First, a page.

Many nonprofit Fundraisers focus on writing grants to bring in dollars.
Unfortunately, the thought of creating a budget to go with the narrative or the application strikes fear in the hearts of the bravest Fundraisers. Here are some ideas to help you overcome the fear and be on your way to creating a successful budget.
First, you must get your head in the game.
If you think “I’m not a numbers person” you must change that thought. When you think that and say it out loud, you are in essence letting yourself off the hook. If you raise money for a nonprofit, I’m here to tell you that you must be a numbers person. Once upon a time, I didn’t think of myself as a numbers person, but I soon realized if I was going to do a good job of raising money, there were some numbers I needed to get comfy with.
Now, let’s have a look at what a program budget for a grant really is.
A program/project budget is more than just a list of expenditures. It’s a way of describing your program/project with numbers.
Incomplete budgets are a sign of sloppiness, so make sure to include all direct and indirect expenses.
Direct expenses are those expenses that directly relate to your program/project, like program/project supplies. Any staff that are directly involved in a program or project need to have their time included on the budget. In other words, be sure to include salary expenses in the budget as appropriate. Indirect expenses are those are expenses that don’t directly relate to your program/project but are critical to your program/project, like utilities for your building where your program/project is housed.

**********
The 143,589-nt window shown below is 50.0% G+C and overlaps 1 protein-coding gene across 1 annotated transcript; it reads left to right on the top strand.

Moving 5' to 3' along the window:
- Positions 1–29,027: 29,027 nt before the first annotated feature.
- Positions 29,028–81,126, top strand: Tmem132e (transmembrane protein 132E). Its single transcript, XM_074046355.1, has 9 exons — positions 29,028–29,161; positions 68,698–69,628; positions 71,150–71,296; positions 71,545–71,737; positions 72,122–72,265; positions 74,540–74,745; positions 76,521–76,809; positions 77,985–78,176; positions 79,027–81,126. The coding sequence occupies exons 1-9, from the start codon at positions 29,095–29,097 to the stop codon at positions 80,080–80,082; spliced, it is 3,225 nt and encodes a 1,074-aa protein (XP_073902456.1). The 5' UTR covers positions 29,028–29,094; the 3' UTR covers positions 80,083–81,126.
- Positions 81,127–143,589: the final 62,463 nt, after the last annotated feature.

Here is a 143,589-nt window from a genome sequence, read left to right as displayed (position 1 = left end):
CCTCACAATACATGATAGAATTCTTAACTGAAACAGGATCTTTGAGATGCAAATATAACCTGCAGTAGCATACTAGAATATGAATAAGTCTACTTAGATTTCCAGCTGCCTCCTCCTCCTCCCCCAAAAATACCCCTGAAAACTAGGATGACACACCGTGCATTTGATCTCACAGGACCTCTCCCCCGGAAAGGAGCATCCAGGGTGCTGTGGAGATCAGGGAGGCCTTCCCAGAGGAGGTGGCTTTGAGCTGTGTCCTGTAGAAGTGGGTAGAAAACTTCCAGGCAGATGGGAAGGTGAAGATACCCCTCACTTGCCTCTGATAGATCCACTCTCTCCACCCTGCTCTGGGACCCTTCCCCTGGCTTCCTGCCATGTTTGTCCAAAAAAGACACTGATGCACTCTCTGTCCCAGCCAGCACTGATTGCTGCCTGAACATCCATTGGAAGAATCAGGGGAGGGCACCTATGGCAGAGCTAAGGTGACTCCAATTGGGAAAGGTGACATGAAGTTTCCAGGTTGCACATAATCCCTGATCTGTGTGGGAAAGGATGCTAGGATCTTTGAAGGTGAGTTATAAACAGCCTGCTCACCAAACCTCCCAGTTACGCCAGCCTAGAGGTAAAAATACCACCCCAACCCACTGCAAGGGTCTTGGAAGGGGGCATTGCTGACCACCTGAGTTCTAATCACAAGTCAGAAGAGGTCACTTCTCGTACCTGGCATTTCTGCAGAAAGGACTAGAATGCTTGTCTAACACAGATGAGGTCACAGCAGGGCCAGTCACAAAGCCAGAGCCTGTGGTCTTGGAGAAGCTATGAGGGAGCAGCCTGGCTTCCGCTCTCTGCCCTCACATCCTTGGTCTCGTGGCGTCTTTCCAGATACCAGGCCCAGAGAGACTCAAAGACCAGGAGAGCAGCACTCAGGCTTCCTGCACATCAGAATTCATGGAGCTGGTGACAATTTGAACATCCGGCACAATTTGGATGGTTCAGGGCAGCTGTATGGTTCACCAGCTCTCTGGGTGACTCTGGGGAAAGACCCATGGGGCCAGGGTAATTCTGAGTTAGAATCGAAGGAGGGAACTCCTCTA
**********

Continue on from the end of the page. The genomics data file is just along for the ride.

If the funder has a specific budget form or format, use it. Otherwise, you can use your own format. Be sure to include all line items requested by the funder. Include in-kind items like donated time (volunteers) and donated items.
Once you have all your budget numbers plugged into the form or format, manually calculate the numbers to make sure the totals are correct. I’ve seen Excel do some weird things before that left grantseekers with mistakes on their budget sheets!
Don’t inflate your numbers to appear more impressive. Share the truth. Actual numbers or estimates are much better. It’s easier to believe that $1280 is a real budget number than $1,000.
Overstated budgets are a sign of waste or ignorance about the program/project. So, it’s important to have an accurate, clear, well-planned program/project budget.
Lay your budget out so that it’s easy to read – use descriptive column headings and make sure your numbers are aligned.
You’ll find that the more practice you get in working with numbers and budgets, the more comfortable you’ll become and the easier it will be to put them together.